5 Cyber Monday Scams You Need to Know About

On November 3rd, 2016, posted in: Personal Tech Tips by Comments Off on 5 Cyber Monday Scams You Need to Know About

Cyber Monday scams

In 2015, Cyber Monday surpassed the projected $3 billion dollar sales forecast.

This year, with Cyber Monday just around the corner, you better believe cyber criminals are ready.

But don’t worry, if you know what Cyber Monday scams to watch out for, you won’t fall victim to pop-up spam, social engineering scams and malvertising campaigns.

1) Fake Online Stores

If it’s too good to be true, it probably is. Finding a great deal through a search engine doesn’t guarantee the site is legit. Cyber criminals get their websites promoted to the top of Google or other search engines which gives the impression that they are real. If you make the mistake of clicking on these phony websites, they can infect your computer or device with a virus or malware.

If you’re even 1% unsure about whether a website is legit, open a new browser, type in the store’s name and search for the product. If the site doesn’t verify the deal, it’s a fake.

(TIP: Cyber criminals often reserve domain names with misspellings of popular brands and create fake websites to capture your financial information – be sure you type the name correctly!)

If you’re unfamiliar with an online store, type the business or website name + scam or rip off into a search engine and if it is a scam, it’s likely someone may have already put out a warning.

2) Malware emails with Ah-maaaazing Offers

When was the last time you received an offer from a legitimate store with a zip file attachment? That’s right, it doesn’t happen. Be especially wary of Cyber Monday emails that contain any type of attachment because it’s possible they contain malware or ransomware. In fact, carefully assess ANY Cyber Monday email you receive. Type the URL into your web browser rather than clicking the link to ensure you’re shopping at the official online store.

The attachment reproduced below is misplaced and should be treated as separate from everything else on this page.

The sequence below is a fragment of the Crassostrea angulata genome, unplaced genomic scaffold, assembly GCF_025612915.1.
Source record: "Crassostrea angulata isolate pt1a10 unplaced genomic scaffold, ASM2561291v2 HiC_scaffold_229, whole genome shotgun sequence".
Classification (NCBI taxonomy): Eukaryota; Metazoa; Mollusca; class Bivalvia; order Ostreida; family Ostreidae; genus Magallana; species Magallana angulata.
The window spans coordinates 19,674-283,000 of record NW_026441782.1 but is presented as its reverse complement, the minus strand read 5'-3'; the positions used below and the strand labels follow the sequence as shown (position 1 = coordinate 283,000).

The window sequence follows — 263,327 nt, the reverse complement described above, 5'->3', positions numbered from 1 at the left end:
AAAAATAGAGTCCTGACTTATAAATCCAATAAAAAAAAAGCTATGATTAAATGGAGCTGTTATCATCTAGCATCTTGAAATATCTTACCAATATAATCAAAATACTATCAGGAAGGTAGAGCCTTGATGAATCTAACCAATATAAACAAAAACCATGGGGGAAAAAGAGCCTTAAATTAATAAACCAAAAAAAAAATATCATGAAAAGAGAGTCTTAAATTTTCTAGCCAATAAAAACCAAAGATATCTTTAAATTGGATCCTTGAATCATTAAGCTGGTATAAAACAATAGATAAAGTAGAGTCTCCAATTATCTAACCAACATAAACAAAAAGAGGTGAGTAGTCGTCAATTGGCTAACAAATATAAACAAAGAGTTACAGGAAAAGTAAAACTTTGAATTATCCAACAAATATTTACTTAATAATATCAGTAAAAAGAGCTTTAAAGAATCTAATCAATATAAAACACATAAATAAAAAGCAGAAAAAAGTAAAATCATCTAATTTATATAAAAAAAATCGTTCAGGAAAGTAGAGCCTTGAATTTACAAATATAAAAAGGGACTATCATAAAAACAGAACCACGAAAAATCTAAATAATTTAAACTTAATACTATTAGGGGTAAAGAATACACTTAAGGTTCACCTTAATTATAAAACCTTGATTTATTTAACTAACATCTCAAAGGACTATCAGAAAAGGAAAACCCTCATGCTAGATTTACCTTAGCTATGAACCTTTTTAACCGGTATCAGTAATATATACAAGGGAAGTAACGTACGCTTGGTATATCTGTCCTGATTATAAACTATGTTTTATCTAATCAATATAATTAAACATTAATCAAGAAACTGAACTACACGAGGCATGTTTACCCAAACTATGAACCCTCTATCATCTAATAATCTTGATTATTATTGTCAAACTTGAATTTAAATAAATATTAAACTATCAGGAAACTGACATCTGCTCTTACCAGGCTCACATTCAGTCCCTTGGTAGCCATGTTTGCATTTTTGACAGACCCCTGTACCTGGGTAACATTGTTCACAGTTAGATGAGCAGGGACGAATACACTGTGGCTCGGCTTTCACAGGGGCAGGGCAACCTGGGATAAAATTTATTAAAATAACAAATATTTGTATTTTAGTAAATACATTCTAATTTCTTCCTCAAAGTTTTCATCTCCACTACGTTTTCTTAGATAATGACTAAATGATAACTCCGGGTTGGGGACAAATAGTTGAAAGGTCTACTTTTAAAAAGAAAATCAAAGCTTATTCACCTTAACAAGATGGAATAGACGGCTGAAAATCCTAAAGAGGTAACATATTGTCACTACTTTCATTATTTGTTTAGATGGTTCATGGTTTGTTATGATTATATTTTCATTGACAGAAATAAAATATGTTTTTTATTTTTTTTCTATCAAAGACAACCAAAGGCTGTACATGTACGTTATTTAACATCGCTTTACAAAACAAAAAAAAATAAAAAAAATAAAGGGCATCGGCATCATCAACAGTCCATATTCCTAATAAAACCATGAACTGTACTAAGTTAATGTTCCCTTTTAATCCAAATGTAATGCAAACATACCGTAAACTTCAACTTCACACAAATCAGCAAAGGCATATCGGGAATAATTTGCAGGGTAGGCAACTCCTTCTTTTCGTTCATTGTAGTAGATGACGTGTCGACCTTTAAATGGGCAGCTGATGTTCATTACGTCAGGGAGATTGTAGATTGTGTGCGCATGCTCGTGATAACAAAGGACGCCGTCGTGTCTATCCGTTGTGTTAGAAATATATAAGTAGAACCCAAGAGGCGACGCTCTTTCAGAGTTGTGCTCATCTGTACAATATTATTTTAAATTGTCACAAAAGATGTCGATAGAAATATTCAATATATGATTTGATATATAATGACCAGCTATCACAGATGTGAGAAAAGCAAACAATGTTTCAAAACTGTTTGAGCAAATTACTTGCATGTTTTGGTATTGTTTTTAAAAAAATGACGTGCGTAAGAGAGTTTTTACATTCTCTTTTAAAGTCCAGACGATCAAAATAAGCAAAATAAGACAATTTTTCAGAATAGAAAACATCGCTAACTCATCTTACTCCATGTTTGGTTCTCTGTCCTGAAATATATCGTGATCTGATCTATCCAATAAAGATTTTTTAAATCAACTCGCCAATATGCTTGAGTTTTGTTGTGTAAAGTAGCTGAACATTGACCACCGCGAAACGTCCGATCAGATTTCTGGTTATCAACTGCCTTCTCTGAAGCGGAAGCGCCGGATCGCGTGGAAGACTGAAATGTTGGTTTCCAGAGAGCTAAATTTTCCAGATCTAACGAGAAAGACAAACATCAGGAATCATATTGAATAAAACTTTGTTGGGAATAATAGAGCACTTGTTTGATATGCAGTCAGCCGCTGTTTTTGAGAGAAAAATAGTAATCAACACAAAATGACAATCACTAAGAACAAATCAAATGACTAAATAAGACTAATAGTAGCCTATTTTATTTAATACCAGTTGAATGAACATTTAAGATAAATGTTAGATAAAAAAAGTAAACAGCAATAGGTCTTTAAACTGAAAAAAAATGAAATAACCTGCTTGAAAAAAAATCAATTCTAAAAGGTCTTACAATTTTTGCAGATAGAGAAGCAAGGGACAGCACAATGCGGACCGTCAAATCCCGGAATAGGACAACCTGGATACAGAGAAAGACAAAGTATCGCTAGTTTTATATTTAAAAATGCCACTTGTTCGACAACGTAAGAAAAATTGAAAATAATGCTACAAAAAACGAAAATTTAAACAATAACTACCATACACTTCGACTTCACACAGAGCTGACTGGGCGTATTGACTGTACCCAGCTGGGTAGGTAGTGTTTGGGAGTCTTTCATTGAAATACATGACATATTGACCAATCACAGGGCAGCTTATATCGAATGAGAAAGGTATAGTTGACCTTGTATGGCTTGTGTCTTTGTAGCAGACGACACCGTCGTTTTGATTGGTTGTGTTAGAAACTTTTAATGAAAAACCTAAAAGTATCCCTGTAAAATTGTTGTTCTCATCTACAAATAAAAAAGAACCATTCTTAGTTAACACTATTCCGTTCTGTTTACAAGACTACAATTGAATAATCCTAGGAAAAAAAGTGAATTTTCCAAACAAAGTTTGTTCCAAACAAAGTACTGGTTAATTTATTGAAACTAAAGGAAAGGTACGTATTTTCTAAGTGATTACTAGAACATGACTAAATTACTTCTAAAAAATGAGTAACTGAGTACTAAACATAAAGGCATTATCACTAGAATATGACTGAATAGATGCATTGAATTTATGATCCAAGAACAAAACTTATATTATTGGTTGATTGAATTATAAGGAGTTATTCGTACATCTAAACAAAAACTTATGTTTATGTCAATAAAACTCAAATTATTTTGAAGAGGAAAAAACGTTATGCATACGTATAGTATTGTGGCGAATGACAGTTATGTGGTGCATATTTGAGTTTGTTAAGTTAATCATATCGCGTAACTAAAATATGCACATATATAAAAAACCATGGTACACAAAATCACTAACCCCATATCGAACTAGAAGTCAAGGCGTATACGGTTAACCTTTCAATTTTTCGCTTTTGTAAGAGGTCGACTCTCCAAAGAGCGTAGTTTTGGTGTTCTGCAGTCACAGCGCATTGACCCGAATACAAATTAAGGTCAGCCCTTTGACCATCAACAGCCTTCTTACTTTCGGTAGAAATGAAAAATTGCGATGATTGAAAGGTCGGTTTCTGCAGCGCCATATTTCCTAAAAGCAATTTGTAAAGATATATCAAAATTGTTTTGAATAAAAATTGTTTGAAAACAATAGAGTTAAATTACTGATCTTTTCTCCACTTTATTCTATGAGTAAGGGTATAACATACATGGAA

3) Public WiFi Data Swipe

It’s never a good idea to send sensitive information over a public WiFi network because your credit card data can easily be stolen. Public WiFi spots are pure gold for cyber criminals, particularly around the holidays.

4) Social Media Fakeout

Cyber criminals know you’re looking for great deals. What better way to reach unsuspecting buyers than Facebook? Scammers use fake or compromised Facebook accounts to post links to incredible deals that don’t exist, particularly on walls of open groups dedicated to shopping. Be especially skeptical of any fake offers, deals or freebies like bogus wine or travel deals. This time of year, steer clear from or be cautious of “giveaways” asking you to share the post on Facebook in order to qualify for something that seems too good to be true.

5) Text Message Phishing

You might already be aware of email phishing scams, but have you heard of text message phishing scams? Here’s how this works; scammers send you a text message “alerting” you of suspicious activity in your bank account, asking you to call a bogus number.

When you call the number, you’re asked to share your sensitive information. Many people fall victim to this scam due to the number of Cyber Monday purchases they’ve made. If you receive a similar message, contact your financial institution directly and whatever you do, DON’T call the number in the text.

Finally, while shopping online this year, follow these 3 do’s and don’ts for Cyber Monday shopping:

DON’T:

  • Click on “malvertising” ads or pop ups within web pages that might contain malware or viruses.
  • Use a debit card for online purchases. Use a credit card instead.
  • Assume a website is secure because they have images of a lock icon within the page.

DO:

  • Be cautious of gift cards and only purchase them from legitimate retailers in person whenever possible.
  • Check your bank statements regularly this time of year.
  • Make sure your order is secure by only entering credit card details on web pages that use SSL (secure sockets layer) security. How do you know? Most browsers show a lock icon in the upper left corner of the browser. Another way to know is if the URL for the page begins with https:// and not http://.

Most importantly, before you start shopping on Cyber Monday, take a few moments to ensure your web browser, Antivirus and operating system are up to date. Never use an outdated browser or computer for online shopping.

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